Shift accommodates travel tablet trend
Google has unveiled a newly-optimised version of its Flight Search tool that it hopes will allow tablet users to check flights more easily.
The move comes after research revealed 46 per cent of tablet users who search for travel online ended up booking a flight on their device. Google's Inside Search blog reveals the features users can expect.
Flight Search, which until now has been targeted at desktop computers, allows holiday hunters to find the best flights for the trip they wish to make. Having typed in a departure and arrival destination, they can choose from specific airports and airlines in order to find the right flight for their needs.
Of course, for most people, cost is the key factor here. Flight Search users can compare individual prices for the dates they've selected, while the lowest fares tool shows dates either side of those selected in a tablet-friendly graph, potentially revealing a cheaper time to take your trip.
Alternatively, the map tool shows the path of the flight, as well as showing other nearby tourist destinations and their air fares, which are updated in real time. Having selected their flight, users are directed to that provider's website to start booking.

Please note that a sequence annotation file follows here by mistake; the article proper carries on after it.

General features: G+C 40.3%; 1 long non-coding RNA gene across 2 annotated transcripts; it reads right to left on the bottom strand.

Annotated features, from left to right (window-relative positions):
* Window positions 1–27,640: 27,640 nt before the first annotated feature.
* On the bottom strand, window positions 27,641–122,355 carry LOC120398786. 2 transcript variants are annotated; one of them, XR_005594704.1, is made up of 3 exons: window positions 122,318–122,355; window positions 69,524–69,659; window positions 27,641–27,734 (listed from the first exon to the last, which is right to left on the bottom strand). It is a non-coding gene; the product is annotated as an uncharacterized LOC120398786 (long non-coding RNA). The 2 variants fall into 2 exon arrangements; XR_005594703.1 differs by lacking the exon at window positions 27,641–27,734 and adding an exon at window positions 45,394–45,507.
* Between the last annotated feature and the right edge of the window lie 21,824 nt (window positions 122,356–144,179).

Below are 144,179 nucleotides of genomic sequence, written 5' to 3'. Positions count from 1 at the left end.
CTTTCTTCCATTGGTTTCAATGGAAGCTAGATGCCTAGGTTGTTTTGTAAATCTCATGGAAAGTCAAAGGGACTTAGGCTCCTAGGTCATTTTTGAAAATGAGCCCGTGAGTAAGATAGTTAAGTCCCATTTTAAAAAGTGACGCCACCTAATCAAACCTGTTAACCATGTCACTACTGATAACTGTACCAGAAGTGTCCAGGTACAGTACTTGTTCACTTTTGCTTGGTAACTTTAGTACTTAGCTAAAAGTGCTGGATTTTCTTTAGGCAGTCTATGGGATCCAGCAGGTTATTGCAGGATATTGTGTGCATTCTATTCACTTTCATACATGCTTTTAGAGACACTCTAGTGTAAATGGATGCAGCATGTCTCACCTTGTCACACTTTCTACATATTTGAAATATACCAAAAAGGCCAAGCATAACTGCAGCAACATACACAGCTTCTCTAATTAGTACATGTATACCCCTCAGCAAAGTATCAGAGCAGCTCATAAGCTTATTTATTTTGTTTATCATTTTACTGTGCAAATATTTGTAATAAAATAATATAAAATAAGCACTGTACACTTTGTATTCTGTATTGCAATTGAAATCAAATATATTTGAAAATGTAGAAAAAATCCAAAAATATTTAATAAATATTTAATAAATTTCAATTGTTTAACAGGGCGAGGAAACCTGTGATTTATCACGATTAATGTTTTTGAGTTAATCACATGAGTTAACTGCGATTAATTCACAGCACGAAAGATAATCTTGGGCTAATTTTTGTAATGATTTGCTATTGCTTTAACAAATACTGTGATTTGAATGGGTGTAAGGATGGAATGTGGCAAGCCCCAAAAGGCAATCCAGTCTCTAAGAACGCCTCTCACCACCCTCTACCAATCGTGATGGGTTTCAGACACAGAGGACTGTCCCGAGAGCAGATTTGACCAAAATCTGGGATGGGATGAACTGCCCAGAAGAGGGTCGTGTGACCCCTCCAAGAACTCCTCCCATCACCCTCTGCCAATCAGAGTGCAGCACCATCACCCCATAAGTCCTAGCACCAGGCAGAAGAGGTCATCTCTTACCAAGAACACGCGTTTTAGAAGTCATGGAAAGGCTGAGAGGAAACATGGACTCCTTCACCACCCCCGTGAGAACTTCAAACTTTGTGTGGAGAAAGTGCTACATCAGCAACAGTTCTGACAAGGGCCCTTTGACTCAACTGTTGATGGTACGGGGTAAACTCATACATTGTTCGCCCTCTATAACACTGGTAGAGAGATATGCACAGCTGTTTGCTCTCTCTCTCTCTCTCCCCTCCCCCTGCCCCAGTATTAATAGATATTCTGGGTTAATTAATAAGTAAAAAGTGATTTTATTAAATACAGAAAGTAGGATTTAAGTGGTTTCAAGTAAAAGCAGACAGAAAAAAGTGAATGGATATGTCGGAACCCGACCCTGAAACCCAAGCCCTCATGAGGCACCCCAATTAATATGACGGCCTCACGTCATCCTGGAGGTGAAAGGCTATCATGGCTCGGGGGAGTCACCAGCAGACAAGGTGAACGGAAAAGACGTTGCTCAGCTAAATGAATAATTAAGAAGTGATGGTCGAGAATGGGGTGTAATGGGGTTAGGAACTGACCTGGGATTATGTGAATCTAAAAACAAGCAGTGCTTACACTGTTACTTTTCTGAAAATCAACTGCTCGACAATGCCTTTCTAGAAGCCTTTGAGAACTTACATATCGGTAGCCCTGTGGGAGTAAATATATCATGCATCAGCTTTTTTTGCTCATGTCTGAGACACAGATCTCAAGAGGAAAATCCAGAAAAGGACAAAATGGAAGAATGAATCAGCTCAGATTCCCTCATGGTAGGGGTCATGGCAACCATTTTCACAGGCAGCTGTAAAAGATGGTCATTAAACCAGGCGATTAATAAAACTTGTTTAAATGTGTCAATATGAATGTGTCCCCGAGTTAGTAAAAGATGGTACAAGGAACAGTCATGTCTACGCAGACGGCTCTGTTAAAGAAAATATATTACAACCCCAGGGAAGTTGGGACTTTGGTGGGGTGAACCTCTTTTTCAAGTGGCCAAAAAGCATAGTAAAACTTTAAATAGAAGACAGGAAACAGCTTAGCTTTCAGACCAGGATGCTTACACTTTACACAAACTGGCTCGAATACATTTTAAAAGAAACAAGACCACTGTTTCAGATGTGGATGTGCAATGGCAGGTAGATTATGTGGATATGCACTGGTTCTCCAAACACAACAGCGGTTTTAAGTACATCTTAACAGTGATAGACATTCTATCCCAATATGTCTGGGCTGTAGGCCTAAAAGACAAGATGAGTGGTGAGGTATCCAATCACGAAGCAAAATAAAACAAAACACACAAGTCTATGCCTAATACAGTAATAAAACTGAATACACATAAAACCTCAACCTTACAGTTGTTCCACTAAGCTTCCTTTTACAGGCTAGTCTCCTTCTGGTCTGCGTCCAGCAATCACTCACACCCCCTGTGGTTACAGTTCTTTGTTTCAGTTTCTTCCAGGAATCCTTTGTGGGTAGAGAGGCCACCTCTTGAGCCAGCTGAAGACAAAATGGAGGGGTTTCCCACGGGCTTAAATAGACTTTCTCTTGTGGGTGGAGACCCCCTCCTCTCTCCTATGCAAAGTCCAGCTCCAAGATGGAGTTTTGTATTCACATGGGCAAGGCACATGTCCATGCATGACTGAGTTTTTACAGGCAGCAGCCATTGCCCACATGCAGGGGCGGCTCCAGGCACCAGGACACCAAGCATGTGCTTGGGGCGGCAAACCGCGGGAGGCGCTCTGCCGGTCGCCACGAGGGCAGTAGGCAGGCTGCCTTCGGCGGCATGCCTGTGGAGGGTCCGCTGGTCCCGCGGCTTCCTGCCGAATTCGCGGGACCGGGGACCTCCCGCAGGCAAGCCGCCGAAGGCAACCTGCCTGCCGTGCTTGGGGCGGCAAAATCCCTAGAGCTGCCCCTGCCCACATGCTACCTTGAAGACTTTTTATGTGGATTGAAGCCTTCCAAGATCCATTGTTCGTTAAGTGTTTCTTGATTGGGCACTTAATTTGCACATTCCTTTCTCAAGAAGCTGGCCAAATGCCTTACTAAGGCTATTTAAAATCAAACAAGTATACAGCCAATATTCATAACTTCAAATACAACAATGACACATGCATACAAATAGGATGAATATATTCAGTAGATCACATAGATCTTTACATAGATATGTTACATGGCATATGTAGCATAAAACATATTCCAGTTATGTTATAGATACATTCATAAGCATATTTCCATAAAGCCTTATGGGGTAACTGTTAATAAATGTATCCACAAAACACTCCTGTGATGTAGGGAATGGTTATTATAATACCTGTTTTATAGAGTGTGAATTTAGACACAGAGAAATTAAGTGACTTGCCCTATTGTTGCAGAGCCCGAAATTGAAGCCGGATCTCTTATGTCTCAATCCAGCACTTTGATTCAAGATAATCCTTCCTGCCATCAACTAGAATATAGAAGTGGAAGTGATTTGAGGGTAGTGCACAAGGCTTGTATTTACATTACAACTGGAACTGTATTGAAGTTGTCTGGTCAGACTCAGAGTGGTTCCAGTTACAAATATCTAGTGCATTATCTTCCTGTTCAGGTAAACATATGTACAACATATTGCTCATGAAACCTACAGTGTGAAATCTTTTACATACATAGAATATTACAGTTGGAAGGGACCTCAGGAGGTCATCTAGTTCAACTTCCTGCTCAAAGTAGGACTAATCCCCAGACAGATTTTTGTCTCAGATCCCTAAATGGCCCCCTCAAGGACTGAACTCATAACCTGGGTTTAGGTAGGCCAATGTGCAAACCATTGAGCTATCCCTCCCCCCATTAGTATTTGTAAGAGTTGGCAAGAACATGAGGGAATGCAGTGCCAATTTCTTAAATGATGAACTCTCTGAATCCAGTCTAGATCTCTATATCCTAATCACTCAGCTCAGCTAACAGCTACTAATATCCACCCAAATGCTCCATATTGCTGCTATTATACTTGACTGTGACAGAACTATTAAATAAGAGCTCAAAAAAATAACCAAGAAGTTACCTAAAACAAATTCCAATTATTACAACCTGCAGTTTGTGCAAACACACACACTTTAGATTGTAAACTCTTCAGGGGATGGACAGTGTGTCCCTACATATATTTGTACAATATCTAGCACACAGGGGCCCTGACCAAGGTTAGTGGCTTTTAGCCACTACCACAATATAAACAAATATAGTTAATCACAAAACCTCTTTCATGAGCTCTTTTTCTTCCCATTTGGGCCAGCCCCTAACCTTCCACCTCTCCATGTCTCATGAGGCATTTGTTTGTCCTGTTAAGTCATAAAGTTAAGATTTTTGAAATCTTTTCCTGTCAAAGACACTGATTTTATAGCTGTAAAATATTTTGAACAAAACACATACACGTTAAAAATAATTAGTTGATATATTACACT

Travel searches inspired change
This marks the latest stage of Google's plan to capitalise on an increased number of travel-related search queries dealt with by the search engine, having already made Flight Search more accessible to smartphone owners.
Google is hoping that the changes made to Flight Search will make booking "easier and more enjoyable" for tablet users. It is looking to breathe new life into the feature it launched in September 2011, following the $700 million (£434 million) purchase of flight information provider ITA Software.
Of course, optimising its content for tablets is not an entirely new venture for Google, who released an iPad-friendly Google+ app back in July.
Adrian Mursec, senior developer at theEword, said: "The statistics clearly indicate that this is a necessary move for Google, so it's difficult to find fault with their decision. Whether it will encourage even more tablet users to book flights using the service, only time will tell."